June Fly of the Month: Sparrow Nymph

June Fly of the Month: Sparrow Nymph

Jack Gartside's Sparrow has been around for a long time.  Since long enough ago that I can remember tying them as a teen on my battered Thompson A vise.  The pin on the cam lever had snapped at one point so I simply jammed a nail or screw driver or whatever approximated the right diameter and continued turning out my crude attempts to pass for flies.  Those were the days of experimentation at the vise.  Whatever fanciful pattern graced the cover of American Fly Tyer or got a write up in Fly Fisherman magazine became my latest project.  I'd ask my mom to drop me off at the Royal Coachman or Green River Fly Shop and I'd whittle away the hours seeking advice and carefully selecting the tying materials I couldn't live without.  Most of those project flies gradually disappeared from my fly box over the years, faded from disuse and inconsistent results.  I'd replace them with newer, seemingly more attractive patterns that if nothing else, made for better eye candy.  Afterall, flies catch anglers as much as they do fish.

After several decades of fishing flies and periodically culling my fly boxes, I've noticed a handful of patterns that have maintained a more or less permanent row in the lineup.  The Sparrow is one of them.  The Sparrow was originally designed as a buggy, "Jack of all trades" sort of pattern.  You can fish it as a streamer or dead drift it as a nymph.  I've even heard tale of folks greasing them with floatant and fishing them on the surface as a hopper or crane fly imitation.  I've always been attracted to simplicity and versatility.  Despite the fact that I probably have at least 10,000 flies spread between 60 plus boxes for various fish and fisheries, I am really enamored with the idea of just fishing the same half dozen flies everywhere I go and letting them work their magic.  If I ever do accept that challenge, the Sparrow might well make the lineup.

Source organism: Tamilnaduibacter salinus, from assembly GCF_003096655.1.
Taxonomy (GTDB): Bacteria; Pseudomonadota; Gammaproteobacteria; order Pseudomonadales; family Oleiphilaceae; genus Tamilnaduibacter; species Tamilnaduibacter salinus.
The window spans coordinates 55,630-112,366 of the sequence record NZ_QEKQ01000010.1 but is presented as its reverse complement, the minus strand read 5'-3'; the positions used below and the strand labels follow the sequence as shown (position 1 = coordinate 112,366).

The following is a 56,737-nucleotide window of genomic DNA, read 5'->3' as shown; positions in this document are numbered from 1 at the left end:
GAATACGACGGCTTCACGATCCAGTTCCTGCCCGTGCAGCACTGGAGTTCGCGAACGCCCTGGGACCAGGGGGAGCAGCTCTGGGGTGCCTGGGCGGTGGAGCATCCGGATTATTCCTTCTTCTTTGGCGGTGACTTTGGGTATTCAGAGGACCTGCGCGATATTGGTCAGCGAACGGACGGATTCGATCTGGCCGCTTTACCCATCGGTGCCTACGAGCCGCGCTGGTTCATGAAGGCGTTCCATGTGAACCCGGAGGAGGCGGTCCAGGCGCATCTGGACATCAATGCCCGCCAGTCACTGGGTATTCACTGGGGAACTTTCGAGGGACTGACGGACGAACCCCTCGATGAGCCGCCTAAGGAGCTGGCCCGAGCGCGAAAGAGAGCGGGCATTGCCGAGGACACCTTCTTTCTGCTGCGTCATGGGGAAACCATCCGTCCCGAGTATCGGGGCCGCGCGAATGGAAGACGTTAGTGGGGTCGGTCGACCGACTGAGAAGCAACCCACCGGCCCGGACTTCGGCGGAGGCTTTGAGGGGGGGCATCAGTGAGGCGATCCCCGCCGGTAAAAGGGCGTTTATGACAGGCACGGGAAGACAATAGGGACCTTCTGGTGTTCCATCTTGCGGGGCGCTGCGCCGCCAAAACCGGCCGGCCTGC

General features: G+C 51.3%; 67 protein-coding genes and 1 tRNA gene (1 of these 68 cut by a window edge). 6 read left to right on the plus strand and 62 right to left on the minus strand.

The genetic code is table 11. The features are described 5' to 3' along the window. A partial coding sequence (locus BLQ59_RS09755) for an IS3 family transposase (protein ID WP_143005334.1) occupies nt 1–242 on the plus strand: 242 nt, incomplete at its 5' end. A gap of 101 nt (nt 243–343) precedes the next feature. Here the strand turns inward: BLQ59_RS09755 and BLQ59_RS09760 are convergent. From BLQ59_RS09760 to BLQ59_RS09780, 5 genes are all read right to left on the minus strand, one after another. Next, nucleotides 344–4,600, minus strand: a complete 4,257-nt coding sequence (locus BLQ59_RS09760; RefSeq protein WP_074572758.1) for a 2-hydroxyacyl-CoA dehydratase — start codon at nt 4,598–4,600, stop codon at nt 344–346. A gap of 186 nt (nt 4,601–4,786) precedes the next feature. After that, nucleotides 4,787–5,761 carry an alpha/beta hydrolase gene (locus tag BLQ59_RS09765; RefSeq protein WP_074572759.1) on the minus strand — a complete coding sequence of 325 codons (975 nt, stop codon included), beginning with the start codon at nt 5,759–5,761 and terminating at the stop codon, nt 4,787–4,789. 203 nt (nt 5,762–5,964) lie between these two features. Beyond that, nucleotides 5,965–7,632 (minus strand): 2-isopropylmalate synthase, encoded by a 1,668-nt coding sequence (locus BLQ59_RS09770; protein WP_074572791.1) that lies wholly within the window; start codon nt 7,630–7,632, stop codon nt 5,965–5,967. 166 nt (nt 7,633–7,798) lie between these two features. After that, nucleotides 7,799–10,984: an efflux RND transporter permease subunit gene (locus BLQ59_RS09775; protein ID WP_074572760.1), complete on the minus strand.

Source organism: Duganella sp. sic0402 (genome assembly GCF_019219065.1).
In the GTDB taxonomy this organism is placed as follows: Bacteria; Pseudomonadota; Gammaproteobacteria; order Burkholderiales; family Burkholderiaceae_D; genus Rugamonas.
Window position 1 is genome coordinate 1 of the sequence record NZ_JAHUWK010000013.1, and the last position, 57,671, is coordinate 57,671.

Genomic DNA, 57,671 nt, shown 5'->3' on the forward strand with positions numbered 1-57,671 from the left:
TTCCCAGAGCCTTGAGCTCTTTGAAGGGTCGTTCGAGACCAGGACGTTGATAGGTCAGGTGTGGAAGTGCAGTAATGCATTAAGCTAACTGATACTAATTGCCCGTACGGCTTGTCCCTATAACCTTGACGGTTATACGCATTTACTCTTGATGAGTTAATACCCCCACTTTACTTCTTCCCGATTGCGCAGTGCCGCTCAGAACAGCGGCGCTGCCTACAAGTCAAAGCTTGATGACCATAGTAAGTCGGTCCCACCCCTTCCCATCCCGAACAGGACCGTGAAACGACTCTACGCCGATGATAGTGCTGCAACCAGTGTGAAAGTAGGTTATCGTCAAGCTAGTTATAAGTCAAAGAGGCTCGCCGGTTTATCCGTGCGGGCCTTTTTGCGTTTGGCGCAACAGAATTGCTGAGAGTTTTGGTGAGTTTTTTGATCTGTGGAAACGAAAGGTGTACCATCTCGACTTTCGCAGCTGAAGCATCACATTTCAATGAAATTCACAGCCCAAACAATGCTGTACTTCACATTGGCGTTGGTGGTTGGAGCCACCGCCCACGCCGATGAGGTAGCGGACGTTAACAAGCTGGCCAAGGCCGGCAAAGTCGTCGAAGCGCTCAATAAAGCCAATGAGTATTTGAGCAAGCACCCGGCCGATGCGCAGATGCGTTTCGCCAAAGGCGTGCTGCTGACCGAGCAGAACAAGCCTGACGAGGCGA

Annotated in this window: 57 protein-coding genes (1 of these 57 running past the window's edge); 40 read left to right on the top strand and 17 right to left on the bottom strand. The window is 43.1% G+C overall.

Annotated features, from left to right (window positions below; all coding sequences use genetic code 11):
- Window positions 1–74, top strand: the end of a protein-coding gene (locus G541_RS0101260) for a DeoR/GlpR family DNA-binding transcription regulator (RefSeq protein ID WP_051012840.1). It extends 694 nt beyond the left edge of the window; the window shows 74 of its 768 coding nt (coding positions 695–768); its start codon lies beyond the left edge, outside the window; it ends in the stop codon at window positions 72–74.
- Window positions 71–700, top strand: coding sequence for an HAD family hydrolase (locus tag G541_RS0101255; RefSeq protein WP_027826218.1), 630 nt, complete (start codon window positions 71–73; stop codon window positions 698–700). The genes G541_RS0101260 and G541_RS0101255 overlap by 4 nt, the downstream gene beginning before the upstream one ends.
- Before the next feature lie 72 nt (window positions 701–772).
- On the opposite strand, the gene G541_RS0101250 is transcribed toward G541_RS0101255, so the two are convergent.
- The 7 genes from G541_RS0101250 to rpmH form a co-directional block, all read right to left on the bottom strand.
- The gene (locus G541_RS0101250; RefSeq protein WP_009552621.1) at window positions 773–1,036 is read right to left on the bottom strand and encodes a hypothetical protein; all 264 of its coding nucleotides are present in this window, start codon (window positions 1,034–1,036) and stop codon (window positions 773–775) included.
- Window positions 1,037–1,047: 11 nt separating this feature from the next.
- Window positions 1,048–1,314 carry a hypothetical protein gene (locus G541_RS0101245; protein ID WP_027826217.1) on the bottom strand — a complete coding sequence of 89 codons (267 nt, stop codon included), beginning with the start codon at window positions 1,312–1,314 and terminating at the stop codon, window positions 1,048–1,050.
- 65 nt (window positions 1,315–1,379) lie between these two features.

As it stands, I primarily fish the Sparrow as a streamer in lakes and sometimes rivers.  It has a profile that's highly suggestive of leeches, dragonfly nymphs or even small baitfish.  Few materials are as natural and buggy as pheasant rump and the aftershaft or filoplume feathers at the head of the fly and marabou tail add a tremendous amount of movement to the pattern.  For the body, I'll change up the dubbing, sometimes using angora goat, sometimes a soft fur like rabbit, but my favorite is still Ice Dub for a little sparkle and shine.  The Sparrow is most definitely a pattern worth tying and although there's no shortage of really productive new flies out there that also fish well, it still punches well above its weight.


Sparrow Nymph Recipe:
Tail: Medium Olive Bloodquill Marabou
Flash:  Olive Krystal Flash
Body: UV Olive Brown Ice Dub
Hackle: Natural Pheasant Rump
Head: Natural Pheasant Rump Aftershaft Feather



Confluence Beer Pairing:  As essential as the Sparrow fly is to my stillwater box, I thought Matchless Brewing's Essential Beer would make a fine companion at the tying bench or while intently stripping a Sparrow along the fishy edge of a shoal.   This fine elixir out of Tumwater, WA is another smooth easy drinking Hoppy Lager that goes down especially well during the longest days of the year.


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